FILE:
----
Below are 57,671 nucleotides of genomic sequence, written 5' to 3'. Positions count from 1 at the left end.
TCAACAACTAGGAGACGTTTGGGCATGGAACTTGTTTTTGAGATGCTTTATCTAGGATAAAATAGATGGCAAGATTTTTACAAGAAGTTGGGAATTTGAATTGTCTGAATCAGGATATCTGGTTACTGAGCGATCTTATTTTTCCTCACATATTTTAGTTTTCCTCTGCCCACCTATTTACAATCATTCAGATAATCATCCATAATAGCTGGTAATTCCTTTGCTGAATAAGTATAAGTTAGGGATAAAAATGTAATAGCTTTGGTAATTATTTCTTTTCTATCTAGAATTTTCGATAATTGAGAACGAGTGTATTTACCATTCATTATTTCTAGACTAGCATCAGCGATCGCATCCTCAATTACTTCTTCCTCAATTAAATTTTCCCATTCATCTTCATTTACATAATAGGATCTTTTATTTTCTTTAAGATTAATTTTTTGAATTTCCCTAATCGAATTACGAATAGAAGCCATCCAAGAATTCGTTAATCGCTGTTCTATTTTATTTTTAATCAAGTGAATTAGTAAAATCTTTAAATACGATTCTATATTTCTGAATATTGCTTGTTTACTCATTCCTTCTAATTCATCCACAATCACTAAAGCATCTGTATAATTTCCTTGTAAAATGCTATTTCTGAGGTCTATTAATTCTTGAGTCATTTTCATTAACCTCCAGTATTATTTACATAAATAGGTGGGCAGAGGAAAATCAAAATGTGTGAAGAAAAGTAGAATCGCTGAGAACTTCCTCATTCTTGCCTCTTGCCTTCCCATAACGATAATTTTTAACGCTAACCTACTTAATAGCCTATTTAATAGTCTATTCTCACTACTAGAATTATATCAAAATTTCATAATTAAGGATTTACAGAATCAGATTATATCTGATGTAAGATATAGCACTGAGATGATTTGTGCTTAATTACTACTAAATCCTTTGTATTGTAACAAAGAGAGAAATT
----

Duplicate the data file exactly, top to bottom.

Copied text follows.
Below are 57,671 nucleotides of genomic sequence, written 5' to 3'. Positions count from 1 at the left end.
TCAACAACTAGGAGACGTTTGGGCATGGAACTTGTTTTTGAGATGCTTTATCTAGGATAAAATAGATGGCAAGATTTTTACAAGAAGTTGGGAATTTGAATTGTCTGAATCAGGATATCTGGTTACTGAGCGATCTTATTTTTCCTCACATATTTTAGTTTTCCTCTGCCCACCTATTTACAATCATTCAGATAATCATCCATAATAGCTGGTAATTCCTTTGCTGAATAAGTATAAGTTAGGGATAAAAATGTAATAGCTTTGGTAATTATTTCTTTTCTATCTAGAATTTTCGATAATTGAGAACGAGTGTATTTACCATTCATTATTTCTAGACTAGCATCAGCGATCGCATCCTCAATTACTTCTTCCTCAATTAAATTTTCCCATTCATCTTCATTTACATAATAGGATCTTTTATTTTCTTTAAGATTAATTTTTTGAATTTCCCTAATCGAATTACGAATAGAAGCCATCCAAGAATTCGTTAATCGCTGTTCTATTTTATTTTTAATCAAGTGAATTAGTAAAATCTTTAAATACGATTCTATATTTCTGAATATTGCTTGTTTACTCATTCCTTCTAATTCATCCACAATCACTAAAGCATCTGTATAATTTCCTTGTAAAATGCTATTTCTGAGGTCTATTAATTCTTGAGTCATTTTCATTAACCTCCAGTATTATTTACATAAATAGGTGGGCAGAGGAAAATCAAAATGTGTGAAGAAAAGTAGAATCGCTGAGAACTTCCTCATTCTTGCCTCTTGCCTTCCCATAACGATAATTTTTAACGCTAACCTACTTAATAGCCTATTTAATAGTCTATTCTCACTACTAGAATTATATCAAAATTTCATAATTAAGGATTTACAGAATCAGATTATATCTGATGTAAGATATAGCACTGAGATGATTTGTGCTTAATTACTACTAAATCCTTTGTATTGTAACAAAGAGAGAAATT